COVID-19 has given food and beverage companies worldwide a crash course in operating during a pandemic. However, for most of them, their education and preparation doesn’t stop there. According to a new study by AIB International, 78 percent of food and beverage executives say they are actively preparing for a future global pandemic, with 30 percent expecting another one within the next four years and 50 percent expecting one within the next decade.

AIB International, a provider of training, inspections and consulting, regulatory assistance and certification services for the global food and beverage supply chain, commissioned the study to better understand the impact of the pandemic on the food and beverage manufacturing sector and assess preparedness for future pandemics. Research Strategy Group surveyed 325 senior-level North American executives at leading food and beverage manufacturing companies, retailers, distributors, and other supply chain partners.

“Even after the past year of disruption, almost half of respondents indicated they are still not adequately prepared with a plan for the future. Combined with the fact that 30 percent believe another global pandemic will occur in next four years—and a full 50 percent say within the next 10 years—that lack of preparedness is startling,” said Anne Coulter, managing director, Research Strategy Group. “Further, 62 percent of respondents experienced an increase in operating costs due to the pandemic, while the average increase among these companies was 20 percent.”

“This research highlights the dramatic impacts felt by so many companies in the industry due to a lack of preparedness. Despite the understandable ‘crisis fatigue’ from grappling with COVID-19 over the past year, it’s clear that now is time to prepare for the future and elevate critical planning to a best-in-class standard,” said Steve Robert, global vice president, product innovation, AIB International. “Should a future pandemic occur, improved preparedness will help offset some of the costs and disruption that so many operations have realized over the past year.”

At the height of the COVID-19 pandemic, AIB International launched Pandemic Prepared Certification to provide companies with best-in-class planning and protocols for supporting food safety, employee health and business continuity. The certification outlines clear, actionable, and rigorous standards developed with input from academia, government, and industry. It addresses five key areas: pandemic crisis management, health crisis mitigation and management, food safety continuity, supply chain disruption, and intermittent operations.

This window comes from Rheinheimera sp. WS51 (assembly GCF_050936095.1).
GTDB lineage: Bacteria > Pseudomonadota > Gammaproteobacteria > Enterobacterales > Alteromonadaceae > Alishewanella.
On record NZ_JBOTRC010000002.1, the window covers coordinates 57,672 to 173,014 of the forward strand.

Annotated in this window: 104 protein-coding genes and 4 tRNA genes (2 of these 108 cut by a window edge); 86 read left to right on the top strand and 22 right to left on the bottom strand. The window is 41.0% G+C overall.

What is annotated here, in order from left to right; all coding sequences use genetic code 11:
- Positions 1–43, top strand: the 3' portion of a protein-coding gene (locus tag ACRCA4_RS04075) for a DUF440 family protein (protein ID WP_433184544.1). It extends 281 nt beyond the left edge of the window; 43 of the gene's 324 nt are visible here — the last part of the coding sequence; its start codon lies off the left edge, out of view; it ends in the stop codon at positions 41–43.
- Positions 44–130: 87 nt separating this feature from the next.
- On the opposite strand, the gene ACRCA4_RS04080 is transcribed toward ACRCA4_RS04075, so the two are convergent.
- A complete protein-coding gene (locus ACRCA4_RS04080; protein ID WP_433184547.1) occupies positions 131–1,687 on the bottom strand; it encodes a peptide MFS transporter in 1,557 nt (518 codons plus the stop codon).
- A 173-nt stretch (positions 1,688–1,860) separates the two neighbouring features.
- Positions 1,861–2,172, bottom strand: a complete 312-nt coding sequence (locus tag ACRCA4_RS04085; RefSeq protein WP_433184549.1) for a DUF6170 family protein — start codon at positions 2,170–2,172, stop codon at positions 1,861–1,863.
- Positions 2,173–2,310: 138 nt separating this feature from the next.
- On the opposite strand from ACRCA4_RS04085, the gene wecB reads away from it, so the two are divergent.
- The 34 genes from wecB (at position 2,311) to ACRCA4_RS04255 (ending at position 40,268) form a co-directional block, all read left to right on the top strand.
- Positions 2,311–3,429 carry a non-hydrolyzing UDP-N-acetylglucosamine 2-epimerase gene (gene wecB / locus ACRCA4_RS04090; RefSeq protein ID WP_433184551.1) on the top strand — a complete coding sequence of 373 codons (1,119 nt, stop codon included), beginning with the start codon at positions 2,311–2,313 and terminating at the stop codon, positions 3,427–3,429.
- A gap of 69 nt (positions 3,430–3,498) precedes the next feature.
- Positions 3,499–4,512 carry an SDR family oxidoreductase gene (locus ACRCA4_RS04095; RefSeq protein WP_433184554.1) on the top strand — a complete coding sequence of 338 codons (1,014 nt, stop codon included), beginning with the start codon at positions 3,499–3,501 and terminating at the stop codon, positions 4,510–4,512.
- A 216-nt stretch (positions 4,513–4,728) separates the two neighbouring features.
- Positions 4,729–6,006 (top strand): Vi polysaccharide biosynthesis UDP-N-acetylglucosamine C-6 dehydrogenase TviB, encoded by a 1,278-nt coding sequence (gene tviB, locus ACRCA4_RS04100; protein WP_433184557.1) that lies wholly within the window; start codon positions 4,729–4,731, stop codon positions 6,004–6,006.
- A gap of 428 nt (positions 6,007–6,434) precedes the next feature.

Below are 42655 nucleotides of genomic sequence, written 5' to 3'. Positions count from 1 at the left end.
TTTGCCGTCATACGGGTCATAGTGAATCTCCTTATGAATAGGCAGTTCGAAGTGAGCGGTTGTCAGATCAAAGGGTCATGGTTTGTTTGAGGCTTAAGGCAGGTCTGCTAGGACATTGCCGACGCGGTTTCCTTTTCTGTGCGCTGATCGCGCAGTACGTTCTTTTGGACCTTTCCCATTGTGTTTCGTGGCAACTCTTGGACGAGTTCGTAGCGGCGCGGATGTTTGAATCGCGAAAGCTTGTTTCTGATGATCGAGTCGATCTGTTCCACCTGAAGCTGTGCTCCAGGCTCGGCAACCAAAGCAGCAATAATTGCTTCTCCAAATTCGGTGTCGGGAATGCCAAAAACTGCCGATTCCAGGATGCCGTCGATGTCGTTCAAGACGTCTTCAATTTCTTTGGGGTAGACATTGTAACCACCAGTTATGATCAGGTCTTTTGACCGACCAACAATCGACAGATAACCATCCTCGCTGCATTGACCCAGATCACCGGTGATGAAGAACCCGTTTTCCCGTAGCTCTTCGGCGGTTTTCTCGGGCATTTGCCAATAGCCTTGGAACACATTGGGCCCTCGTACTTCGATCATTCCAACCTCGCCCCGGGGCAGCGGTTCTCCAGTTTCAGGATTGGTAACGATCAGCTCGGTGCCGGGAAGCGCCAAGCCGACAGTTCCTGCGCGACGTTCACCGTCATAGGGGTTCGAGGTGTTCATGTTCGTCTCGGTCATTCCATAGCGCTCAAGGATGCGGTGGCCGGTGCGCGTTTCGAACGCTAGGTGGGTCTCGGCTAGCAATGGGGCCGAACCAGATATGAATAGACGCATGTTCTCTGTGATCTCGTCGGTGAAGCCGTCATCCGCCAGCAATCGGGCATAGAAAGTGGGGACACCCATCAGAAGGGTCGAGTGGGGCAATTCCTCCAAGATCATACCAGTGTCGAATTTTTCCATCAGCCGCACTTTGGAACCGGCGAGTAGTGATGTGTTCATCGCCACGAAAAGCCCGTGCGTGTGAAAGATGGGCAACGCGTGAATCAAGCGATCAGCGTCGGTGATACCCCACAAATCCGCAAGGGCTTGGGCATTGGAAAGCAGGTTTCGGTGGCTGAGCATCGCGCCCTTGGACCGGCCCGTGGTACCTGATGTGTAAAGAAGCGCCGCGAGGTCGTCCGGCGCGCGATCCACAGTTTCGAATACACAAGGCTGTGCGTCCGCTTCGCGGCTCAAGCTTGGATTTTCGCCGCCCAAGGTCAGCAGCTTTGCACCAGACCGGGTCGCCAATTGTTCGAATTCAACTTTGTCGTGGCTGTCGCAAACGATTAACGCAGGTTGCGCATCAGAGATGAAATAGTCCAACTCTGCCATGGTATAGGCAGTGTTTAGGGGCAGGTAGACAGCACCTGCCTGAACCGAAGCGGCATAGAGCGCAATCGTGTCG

Other key findings from the study include:

State of preparedness

  • 61 percent of respondents said their company did not have an adequate plan in place to deal with the COVID-19 pandemic when it began.
  • 62 percent of respondents said they were not “very prepared” to deal with the COVID-19 pandemic. This included 83 percent of respondents from the retail industry, 57 percent of respondents from processing/manufacturing, and 66 percent from packaging, storage and distribution, import/export and other.
  • Respondents from companies with revenue of less than $250 million felt less prepared than larger companies for the COVID-19 pandemic.

Impacts of the pandemic

  • 76 percent of companies with annual revenue of $1 billion or more reported an increase in operating costs, compared to 62 percent of companies overall.
  • 19 percent of companies realized an increase in operating costs and a decrease in revenue, while another 43 percent saw an increase in operating costs and no decline in revenue.
  • There were two causes of increased operating costs mentioned most often. 75 percent of companies noted that PPE/updated work environments to meet COVID-19 protocols increased their operating costs, while 74 percent noted that sanitation increased their operating costs.
  • One third of companies saw a decrease in revenue, and among those the average decrease was 27 percent.
  • Employee absenteeism and cancelled/reduced orders were the top issues faced by companies due to COVID-19.
  • Food safety and employee health are identified as the two most important areas for future industry education and preparedness.

Preparations for the future

  • CEOs, leadership from companies with higher annual revenues and those in food processing/manufacturing are more likely to believe another global pandemic will happen within the next four years.
  • While companies now feel more prepared than in the past, 45 percent still do not feel very prepared for a future pandemic.